The Supreme Court ruled, 7-1, Monday that Georgia prosecutors violated the Constitution when they struck every black prospective juror in a death-penalty case against a black man. Justice Clarence Thomas provided the sole dissent in the case, Foster v. Chatman.
Timothy T. Foster, now 48, was sentenced to death for killing a white woman when he was 18. In notes that came to light decades later, Foster’s lawyers discovered that prosecutors had marked the names of black prospective jurors and struck all of them. An all-white jury imposed the death sentence.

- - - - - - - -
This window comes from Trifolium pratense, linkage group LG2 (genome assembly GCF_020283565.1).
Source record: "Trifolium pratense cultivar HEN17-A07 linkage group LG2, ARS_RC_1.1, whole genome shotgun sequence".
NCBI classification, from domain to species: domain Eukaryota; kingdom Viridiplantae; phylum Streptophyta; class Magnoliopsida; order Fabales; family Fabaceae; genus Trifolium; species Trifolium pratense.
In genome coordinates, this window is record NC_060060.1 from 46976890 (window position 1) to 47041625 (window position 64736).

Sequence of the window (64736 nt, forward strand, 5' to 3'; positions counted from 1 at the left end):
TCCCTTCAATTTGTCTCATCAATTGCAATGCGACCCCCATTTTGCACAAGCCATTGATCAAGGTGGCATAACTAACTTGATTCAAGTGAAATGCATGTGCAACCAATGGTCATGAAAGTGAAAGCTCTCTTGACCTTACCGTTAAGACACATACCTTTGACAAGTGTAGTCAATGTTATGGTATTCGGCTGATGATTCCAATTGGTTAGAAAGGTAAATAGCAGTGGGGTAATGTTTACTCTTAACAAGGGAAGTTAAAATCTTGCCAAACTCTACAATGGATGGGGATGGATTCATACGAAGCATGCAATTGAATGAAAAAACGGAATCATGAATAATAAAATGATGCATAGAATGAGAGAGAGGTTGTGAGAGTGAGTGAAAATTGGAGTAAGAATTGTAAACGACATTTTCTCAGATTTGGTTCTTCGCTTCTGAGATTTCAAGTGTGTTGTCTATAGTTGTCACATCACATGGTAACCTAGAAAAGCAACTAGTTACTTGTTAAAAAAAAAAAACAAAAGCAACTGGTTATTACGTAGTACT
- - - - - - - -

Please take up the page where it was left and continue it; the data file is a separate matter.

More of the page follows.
Stephen B. Bright served as a lawyer for Foster. Bright, president and senior counsel for the Southern Center for Human Rights, delivered the law school’s commencement address a week ago. (See earlier post.)
Writing for the majority, Chief Justice John G. Roberts Jr. said the Georgia prosecutors had violated Batson v. Kentucky, a 1986 decision in which race discrimination in jury selection was found unconstitutional.
“The focus on race in the prosecution’s file plainly demonstrates a concerted effort to keep black prospective jurors off the jury,” Roberts wrote.